Ireland, as an island, has a long (<7000 km), crenellate, and cliffed coastline. More than 50% of its population (ca. 5.4 million in 1998) live within 15 km of the coastline. But most of these people are concentrated in a few major urban centres. Effectively, large areas of the coast have a low-density population. These factors mean that Ireland is seen as having an overall low vulnerability to the impacts of sea-level rise. Even so, about 30% of its coastal wetlands could be lost given a 1-m sea-level-rise scenario. People's valuation and awareness of the coastal environment in Ireland has been limited for much of the 20th century by factors of history and emigration. Many coastal areas have remained relatively undeveloped since the 18th and 19th centuries. In the late 20th century, an island-wide awakening to the resource potential of coastal and marine environments began to change this former neglect. In the Republic of Ireland, the Department of the Marine and Natural Resources was set up in 1988, and a separate Marine Institute was added in 1991. These developments established the coastal zone as an important element in future national strategic planning. This article examines the physical components of coastal vulnerability throughout Ireland under sea-level rise and climate change, coupled with the influences of people at the coast. These factors are placed in the context of the development of coastal zone management in Ireland and its links to reducing vulnerability.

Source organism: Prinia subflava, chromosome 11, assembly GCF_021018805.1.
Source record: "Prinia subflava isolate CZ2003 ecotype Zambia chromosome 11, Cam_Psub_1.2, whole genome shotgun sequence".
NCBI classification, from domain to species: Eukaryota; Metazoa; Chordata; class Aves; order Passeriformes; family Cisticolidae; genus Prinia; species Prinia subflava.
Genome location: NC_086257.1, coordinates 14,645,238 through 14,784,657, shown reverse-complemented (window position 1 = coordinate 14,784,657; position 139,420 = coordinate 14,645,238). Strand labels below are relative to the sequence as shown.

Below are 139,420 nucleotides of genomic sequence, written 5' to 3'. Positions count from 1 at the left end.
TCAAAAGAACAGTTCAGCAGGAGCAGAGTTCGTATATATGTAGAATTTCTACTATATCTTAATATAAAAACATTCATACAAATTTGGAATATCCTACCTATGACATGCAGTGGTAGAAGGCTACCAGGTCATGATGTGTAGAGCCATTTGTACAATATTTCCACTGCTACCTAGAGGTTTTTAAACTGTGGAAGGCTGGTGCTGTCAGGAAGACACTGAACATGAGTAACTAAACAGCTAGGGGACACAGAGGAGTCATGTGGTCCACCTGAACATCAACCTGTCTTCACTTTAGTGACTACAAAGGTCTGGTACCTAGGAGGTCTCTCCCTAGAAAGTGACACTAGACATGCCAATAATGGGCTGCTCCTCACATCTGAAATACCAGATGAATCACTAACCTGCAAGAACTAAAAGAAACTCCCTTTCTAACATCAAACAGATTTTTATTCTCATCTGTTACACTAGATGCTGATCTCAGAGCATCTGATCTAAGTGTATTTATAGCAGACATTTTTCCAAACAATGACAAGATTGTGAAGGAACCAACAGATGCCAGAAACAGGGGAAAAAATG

You have requested a machine translation of selected content from our databases. This functionality is provided solely for your convenience and is in no way intended to replace human translation. Neither BioOne nor the owners and publishers of the content make, and they explicitly disclaim, any express or implied representations or warranties of any kind, including, without limitation, representations and warranties as to the functionality of the translation feature or the accuracy or completeness of the translations.
Translations are not retained in our system. Your use of this feature and the translations is subject to all use restrictions contained in the Terms and Conditions of Use of the BioOne website.
Vol. 2008 • No. 242